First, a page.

Toyota's Tacoma has fended off many competitors over the years, and right now the only direct competitor to this mid-size pickup is Nissan with its Frontier.
There's not too much to worry about for Toyota, though, because the Tacoma has been outselling the Frontier this year in Canada by a margin of more than three to one. General Motors is bringing out a replacement for the GMC Canyon and Chevy Colorado, but not until next year, so essentially the Tacoma is the go-to truck for those in the small-pickup market.
With full-sized trucks making consistent gains in cutting fuel consumption without watering down their capabilities, some may feel that smaller trucks are becoming redundant, and truck sales figures tend to support that position. But there's a lot to be said for these smaller trucks that still have some serious capabilities but come in a more city-friendly size.
While not officially part of the current light-duty truck vernacular, smaller pickups have historically been referred to as quarter-tons, while the more conventional full-size trucks adopted the half-ton designation. That was once an indication of their payload capacity, but those numbers have been far exceeded by today's trucks. Now, a "half-ton" full-sized truck has a minimum payload capacity of around 700 kg, or three-quarters of a ton, and can reach double that amount depending on how the truck is equipped.
And the "little" Tacoma? Standard payload is 475 kg, or half a ton. And it can tow 6,400 lb. with the towing package. Yes, the little truck has come a long way.
Tacoma's changes are minimal for 2013: an upgraded audio system and a new Limited model represent the extent of upgrades for this year. The truck underwent a more significant refresh for 2012 so, unless you're looking at a Honda Civic, you don't expect much in the way of changes just one year hence.
While the four-banger Tacoma starts at $22,335, most buyers will be more interested in the V-6 model, which starts at $27,125 with standard four-wheel drive and six-speed manual gearbox. The V-6 also gets a sliding rear window, rear privacy glass, wheel-mounted audio controls, keyless entry, cruise control and power exterior mirrors.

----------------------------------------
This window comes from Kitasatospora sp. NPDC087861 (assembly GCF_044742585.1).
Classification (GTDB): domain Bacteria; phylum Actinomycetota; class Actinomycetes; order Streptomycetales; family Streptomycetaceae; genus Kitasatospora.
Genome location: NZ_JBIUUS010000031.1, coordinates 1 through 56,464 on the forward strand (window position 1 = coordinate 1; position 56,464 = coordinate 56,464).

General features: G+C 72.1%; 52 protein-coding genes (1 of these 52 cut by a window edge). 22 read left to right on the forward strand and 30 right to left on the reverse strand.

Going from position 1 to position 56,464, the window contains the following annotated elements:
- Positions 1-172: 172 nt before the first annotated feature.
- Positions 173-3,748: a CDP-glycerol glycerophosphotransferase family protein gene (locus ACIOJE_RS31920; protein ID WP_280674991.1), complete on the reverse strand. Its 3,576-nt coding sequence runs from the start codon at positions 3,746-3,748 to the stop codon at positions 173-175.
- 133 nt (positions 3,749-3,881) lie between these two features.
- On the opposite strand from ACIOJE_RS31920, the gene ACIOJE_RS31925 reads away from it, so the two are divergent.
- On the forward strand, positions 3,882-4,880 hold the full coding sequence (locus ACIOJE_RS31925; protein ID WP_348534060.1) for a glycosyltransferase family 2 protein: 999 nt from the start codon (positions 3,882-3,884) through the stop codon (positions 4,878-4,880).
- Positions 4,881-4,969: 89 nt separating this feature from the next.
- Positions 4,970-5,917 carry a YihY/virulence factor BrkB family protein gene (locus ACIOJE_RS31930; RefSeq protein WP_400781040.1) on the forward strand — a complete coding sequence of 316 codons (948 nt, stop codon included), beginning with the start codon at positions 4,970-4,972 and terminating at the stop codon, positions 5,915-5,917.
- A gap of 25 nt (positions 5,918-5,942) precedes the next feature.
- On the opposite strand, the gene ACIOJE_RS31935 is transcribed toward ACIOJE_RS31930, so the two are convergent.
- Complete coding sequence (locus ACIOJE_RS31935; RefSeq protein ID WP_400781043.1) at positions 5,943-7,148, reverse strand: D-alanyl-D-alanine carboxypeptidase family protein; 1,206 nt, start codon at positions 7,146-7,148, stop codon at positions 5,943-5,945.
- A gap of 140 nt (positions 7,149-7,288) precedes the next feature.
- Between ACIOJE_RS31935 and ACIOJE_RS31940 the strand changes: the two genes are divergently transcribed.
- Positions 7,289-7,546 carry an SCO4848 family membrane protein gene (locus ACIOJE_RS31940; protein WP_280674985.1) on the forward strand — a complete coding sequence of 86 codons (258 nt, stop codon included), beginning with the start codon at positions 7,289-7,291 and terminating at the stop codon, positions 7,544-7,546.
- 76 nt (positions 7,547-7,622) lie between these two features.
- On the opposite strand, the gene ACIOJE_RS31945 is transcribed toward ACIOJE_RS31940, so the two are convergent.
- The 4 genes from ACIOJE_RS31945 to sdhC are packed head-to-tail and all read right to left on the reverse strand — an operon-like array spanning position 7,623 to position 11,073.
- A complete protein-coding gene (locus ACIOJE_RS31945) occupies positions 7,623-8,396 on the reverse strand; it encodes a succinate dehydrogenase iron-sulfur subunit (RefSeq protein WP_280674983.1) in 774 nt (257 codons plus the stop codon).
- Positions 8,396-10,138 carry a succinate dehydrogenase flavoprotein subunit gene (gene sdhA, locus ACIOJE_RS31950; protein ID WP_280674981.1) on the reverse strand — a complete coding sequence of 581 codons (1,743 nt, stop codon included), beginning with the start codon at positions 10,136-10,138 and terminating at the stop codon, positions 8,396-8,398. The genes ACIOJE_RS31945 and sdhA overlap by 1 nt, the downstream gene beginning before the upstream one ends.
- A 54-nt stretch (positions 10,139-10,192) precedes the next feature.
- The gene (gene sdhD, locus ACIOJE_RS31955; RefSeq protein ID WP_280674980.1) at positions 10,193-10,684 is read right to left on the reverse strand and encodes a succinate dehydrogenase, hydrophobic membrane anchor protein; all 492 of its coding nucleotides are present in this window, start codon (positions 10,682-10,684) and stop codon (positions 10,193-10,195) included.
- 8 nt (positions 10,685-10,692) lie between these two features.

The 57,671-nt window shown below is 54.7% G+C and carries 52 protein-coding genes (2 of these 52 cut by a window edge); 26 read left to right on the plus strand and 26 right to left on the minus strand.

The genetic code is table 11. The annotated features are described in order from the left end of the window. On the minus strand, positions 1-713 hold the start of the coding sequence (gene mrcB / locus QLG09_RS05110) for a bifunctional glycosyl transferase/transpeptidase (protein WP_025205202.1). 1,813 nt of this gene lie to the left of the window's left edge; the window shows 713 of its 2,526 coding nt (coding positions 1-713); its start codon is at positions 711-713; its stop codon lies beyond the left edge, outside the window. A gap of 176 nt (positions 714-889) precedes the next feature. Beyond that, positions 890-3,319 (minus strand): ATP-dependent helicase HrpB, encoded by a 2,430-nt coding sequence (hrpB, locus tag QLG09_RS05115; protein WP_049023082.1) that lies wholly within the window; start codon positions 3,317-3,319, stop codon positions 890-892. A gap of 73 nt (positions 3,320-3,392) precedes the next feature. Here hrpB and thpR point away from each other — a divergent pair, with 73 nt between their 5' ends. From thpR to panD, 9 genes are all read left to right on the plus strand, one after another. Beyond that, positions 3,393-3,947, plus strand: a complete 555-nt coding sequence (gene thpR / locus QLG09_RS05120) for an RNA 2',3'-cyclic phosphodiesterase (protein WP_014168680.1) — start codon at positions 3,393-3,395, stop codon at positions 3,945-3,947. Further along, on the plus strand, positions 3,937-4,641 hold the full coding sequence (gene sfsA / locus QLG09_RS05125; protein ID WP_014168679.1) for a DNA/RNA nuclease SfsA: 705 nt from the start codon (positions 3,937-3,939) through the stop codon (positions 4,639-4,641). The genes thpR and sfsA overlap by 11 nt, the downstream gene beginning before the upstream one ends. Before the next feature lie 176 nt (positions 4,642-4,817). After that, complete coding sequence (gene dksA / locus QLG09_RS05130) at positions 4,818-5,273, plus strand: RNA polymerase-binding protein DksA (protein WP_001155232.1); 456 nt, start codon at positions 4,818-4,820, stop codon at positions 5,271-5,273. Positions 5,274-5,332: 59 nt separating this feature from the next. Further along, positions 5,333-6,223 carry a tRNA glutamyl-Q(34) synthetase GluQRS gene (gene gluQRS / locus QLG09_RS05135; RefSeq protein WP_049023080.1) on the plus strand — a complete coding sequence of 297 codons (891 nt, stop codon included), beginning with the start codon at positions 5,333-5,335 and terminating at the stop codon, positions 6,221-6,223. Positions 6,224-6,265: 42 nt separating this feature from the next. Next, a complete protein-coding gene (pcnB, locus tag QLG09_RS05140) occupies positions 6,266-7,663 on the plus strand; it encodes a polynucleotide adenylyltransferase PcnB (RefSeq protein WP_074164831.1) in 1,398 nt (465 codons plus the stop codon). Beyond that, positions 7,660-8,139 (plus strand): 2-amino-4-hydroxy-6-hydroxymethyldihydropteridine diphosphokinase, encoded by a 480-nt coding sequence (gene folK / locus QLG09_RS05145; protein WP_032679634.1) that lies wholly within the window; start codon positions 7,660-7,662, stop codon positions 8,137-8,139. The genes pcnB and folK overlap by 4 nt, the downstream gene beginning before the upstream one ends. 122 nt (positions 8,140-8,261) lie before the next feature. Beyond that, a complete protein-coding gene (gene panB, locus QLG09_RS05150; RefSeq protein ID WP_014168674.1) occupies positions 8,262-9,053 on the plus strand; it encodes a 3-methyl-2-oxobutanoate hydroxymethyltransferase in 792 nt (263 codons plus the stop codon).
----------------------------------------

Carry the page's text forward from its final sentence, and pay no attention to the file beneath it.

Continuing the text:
Double Cab models get four full doors and a five-foot bed rather than the six-footer offered on extended-cab models. Base prices for the Double Cab V6 4x4 are $28,615 for the manual and $30,165 for the five-speed automatic that was in our tester.
We were also treated to the $5,400 TRD Sport Package which adds a host of items like the aforementioned upgraded towing capacity, transmission and engine-oil coolers, an upgraded alternator, 17-inch alloys, Bilstein shocks, LED brake lights, heated sport seats, water-repellent seat fabric, a backup camera, variable intermittent wipers and a host of cosmetic improvements that work together to make the truck look current and rugged.
For towing, there's also trailer sway control, a seven-pin wiring harness, a class IV hitch and integrated turn-signal lamps. Inside, the package adds leather for the steering wheel and shift lever, metallic accents, an auto-dimming rearview mirror and other goodies. So we're talking mid-thirties for a well-equipped truck, an entirely reasonable sum.
There's not much to say about the Tacoma's styling, except that the LED taillights and fake hood scoop are a little over-the-top. But, overall, this is a clean truck that looks smart inside and out. The touchscreen that is standard across the board is well integrated into the dash design. It's too bad the display for the rear-view camera is on the mirror. While it certainly keeps the driver looking in fewer directions, the image is small and it would be easier to see what's there if the large touchscreen were utilized for this.
The 4.0-litre V-6 under the hood pumps out 236 horsepower and 266 lb-ft of torque -- that's old-school in a world where Ford's six-cylinder trucks are squeezing more than 300 hp out of 3.7 litres. The five-speed slushbox is old-school as well -- mechanically, this design does not hide its age.
Drive modes consist of 2H, 4H and 4L, indicating that this is a part-time four-wheel drive system with a low range. Drivers can switch between two- and four-wheel drive (high range) at speeds up to 100 km/h, but the vehicle needs to be stopped and shifted into neutral to switch between high and low ranges.
Suspension hardware consists of a double wishbone setup in front and a leaf-spring rear setup with gas shock absorbers. True to truck form, this rigid rear axle is designed for simplicity and load-carrying capacity, so Tacoma drivers should not expect the kind of ride that an SUV or crossover can provide. I crossed railroad tracks while rounding a curve and the rear end of the truck stepped out noticeably, but this was not unexpected.
I have a few quibbles about the truck, like the absence of a warning for low windshield-washer fluid and no heat for the exterior mirrors. The truck was also thirsty during its stay with me, consuming around 14 L/100 km with an even split in city and highway conditions. Some full-size trucks can deliver similar performance, so make sure lower fuel consumption isn't the reason you're looking at a smaller truck.
But the Tacoma packs big-truck capability in a vehicle that doesn't take up the real estate of a larger truck, boasting payload and towing capacities that used to be the domain of full-sized trucks.